May 2019 Update 
What Cuba Has to Teach Us On Infrastructure  

I’ve traveled to over 30 countries and this April I had the privilege of staying a week in Havana, Cuba. My first impressions were of a country in a time warp resulting from little investment in infrastructure over the past 40 years. Castro came to power in 1959 and his revolutionary manifesto implemented free education, literacy, health care, minimum wage, inexpensive utilities and basic staples. These were huge changes and many have endured.

What hasn’t endured is ongoing investment in infrastructure, government wages have been unchanged for 30 years, damaged road and footpaths remain unrepaired, housing is crumbling, plumbing is rudimentary, garbage collections inadequate and power cables are chaotic.

With restricted internet and wifi, visitors and locals queue for daily staples, changing money, and buying internet time. These disadvantages result from a government increasingly out of touch with what people now want. The context has changed. Cuba has a strong history of international collaboration, and a chance to flourish with its impressive record of socialism.  

How might Cuba retain its distinctive beauty and culture and enter the 21st?  

Three advantages are evident:

1. Entrepreneurs flourish 

Householders have set up restaurants, rooms for rent, and varied transport to supplement their basic income and provide employment. There is no systemic mindset allowing entrepreneurs to flourish and infrastructural developments (plumbing and electrical) are piecemeal.  

2. Artisans and construction flourish 

There is a huge capacity for restoration, renovation and rebuilding. Habana has a profoundly beautiful architecture with Spanish, English, Arabic and French influences. Building use is changing, from tobacco headquarters to hotels.  

3. Proud and positive citizenship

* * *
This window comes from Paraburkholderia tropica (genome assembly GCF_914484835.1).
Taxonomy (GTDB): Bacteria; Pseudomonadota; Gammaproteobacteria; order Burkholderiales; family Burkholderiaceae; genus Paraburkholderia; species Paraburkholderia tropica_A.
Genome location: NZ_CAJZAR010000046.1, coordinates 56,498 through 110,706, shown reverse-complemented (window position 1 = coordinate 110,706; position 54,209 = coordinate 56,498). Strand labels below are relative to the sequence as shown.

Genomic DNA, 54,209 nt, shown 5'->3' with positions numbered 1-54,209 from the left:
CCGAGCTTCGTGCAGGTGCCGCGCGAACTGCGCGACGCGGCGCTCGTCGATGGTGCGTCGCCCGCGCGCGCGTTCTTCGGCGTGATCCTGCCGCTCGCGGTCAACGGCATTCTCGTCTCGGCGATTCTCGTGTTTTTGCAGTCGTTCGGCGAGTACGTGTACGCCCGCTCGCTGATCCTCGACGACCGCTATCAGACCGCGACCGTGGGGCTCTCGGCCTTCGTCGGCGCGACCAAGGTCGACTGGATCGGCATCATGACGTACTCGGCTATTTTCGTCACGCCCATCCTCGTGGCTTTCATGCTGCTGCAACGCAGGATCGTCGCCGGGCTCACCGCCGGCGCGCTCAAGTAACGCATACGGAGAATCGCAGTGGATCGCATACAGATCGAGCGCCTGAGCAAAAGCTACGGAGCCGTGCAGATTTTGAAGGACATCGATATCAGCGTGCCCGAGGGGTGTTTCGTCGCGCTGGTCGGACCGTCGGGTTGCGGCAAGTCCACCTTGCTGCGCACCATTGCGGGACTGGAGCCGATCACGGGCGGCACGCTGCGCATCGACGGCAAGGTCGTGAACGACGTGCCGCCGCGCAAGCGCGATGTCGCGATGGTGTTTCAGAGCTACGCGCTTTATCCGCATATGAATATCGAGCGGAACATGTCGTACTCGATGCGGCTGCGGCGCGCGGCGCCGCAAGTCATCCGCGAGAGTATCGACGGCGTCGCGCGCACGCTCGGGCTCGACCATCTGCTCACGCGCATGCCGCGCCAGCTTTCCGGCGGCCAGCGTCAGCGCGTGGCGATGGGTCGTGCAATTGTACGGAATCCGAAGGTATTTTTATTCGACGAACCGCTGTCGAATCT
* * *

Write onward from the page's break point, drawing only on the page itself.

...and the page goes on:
Everyone I met was friendly, circumspect and beautifully presented. Subsistence living fails to restrain the joie de vivre of the people, their pride in their country and city, and their acceptance of their history. They know the problems they face as a nation and express hope for a vibrant future.  

What does investing in infrastructure mean? In my business, this means investing in three areas:  

  • Developing my business by specifically marketing and improving systems 

  • Continually producing fresh value and new IP for clients

  • Developing my own personal and professional abilities 

What does investment in infrastructure mean to you and your business? 

Leadership Thought:

The illusion that a leader’s personal life is separate from their professional life creates a false sense of identity, as their capacity to learn from their experience is overlooked. Early educators used the “nature or nurture” paradigm for understanding our capacity to learn. Leadership theorists ask, "Are leaders born or made?" What is now apparent is that such one-dimensional perspectives are inadequate paradigms to have conversations on how leaders learn. 

- Diana Jones, Leadership Material p 116

Recent Reads: Maris O'Rourke's memoir Zig Zags and Leapfrogs

Born into turbulent family life in Scotland, Maris O'Rourke was a former Secretary for Education in New Zealand then Director of Education at the World Bank. Her contribution to education over many years is significant.

I loved this book. O'Rourke's writing is intimate, brave, informative, compelling, generous, and wise. She has done the hard work of reflection and making sense of life events and she has shaped these to share. O'Rourke is telling an amazing story of a life honed by hardship and shaped by a profound capacity to trust in what might be possible. If you ever thought of a career as something logical and planned, this book rejects that with both title and content. The book is a wild mix of narrative, poetry, and reflections and gives life and vibrancy to what might have once been a faceless bureaucrat. Honored my book Leadership Material is included in Maris’ reflections.


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Executive Presence 

for experienced GM’s and Directors - July 2019
If you want to increase your confidence, influence, impact with peers, senior leaders and Ministers, then enrol in this programme.
Diana’s Executive Presence programme is quite profound. I really challenged my thinking about myself and what is really important in being a leader. Diana is great at delivering the programme - she challenges, confronts, and really pushes you outside of your comfort zone. But all in a constructive and empathetic way - it really is a great way to learn.

Programme outline and dates here - Click here to view.

Compelling Executive Presence 

for Deputy Chief Executives July – August 2019
This programme is specifically directed to Deputy Chief Executives who want to expand their influence, alliances, visibility and gravitas as they make system-wide interventions. Enrol with Diana. Programme outline and dates here - Click here to view.

The Organisation Development Company
Wellington, 6011 New Zealand

Diana Jones May 2019 © 
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